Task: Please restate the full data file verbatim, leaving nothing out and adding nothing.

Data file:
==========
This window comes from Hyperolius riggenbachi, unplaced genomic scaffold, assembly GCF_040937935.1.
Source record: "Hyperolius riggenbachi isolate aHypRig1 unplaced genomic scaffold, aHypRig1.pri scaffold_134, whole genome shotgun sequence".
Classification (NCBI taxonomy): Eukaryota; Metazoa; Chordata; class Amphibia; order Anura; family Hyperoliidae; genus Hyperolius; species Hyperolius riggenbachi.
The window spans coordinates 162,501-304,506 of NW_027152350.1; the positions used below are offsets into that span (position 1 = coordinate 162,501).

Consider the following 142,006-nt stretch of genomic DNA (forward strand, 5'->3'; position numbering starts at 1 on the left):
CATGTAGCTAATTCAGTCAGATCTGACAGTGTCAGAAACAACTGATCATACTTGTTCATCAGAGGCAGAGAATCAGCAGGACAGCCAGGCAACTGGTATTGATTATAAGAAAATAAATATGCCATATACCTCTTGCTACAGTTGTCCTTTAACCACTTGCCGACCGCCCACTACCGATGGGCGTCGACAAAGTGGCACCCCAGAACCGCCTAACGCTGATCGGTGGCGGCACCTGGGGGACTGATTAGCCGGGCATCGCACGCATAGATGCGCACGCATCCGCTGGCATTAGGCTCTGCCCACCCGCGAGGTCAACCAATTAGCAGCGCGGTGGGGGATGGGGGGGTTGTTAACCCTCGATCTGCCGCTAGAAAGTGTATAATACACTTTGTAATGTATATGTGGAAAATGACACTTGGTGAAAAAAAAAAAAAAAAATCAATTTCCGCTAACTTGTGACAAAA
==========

This window comes from Hyperolius riggenbachi, unplaced genomic scaffold, assembly GCF_040937935.1.
Source record: "Hyperolius riggenbachi isolate aHypRig1 unplaced genomic scaffold, aHypRig1.pri scaffold_134, whole genome shotgun sequence".
Classification (NCBI taxonomy): Eukaryota; Metazoa; Chordata; class Amphibia; order Anura; family Hyperoliidae; genus Hyperolius; species Hyperolius riggenbachi.
The window spans coordinates 162,501-304,506 of NW_027152350.1; the positions used below are offsets into that span (position 1 = coordinate 162,501).

Consider the following 142,006-nt stretch of genomic DNA (forward strand, 5'->3'; position numbering starts at 1 on the left):
CATGTAGCTAATTCAGTCAGATCTGACAGTGTCAGAAACAACTGATCATACTTGTTCATCAGAGGCAGAGAATCAGCAGGACAGCCAGGCAACTGGTATTGATTATAAGAAAATAAATATGCCATATACCTCTTGCTACAGTTGTCCTTTAACCACTTGCCGACCGCCCACTACCGATGGGCGTCGACAAAGTGGCACCCCAGAACCGCCTAACGCTGATCGGTGGCGGCACCTGGGGGACTGATTAGCCGGGCATCGCACGCATAGATGCGCACGCATCCGCTGGCATTAGGCTCTGCCCACCCGCGAGGTCAACCAATTAGCAGCGCGGTGGGGGATGGGGGGGTTGTTAACCCTCGATCTGCCGCTAGAAAGTGTATAATACACTTTGTAATGTATATGTGGAAAATGACACTTGGTGAAAAAAAAAAAAAAAAATCAATTTCCGCTAACTTGTGACAAAA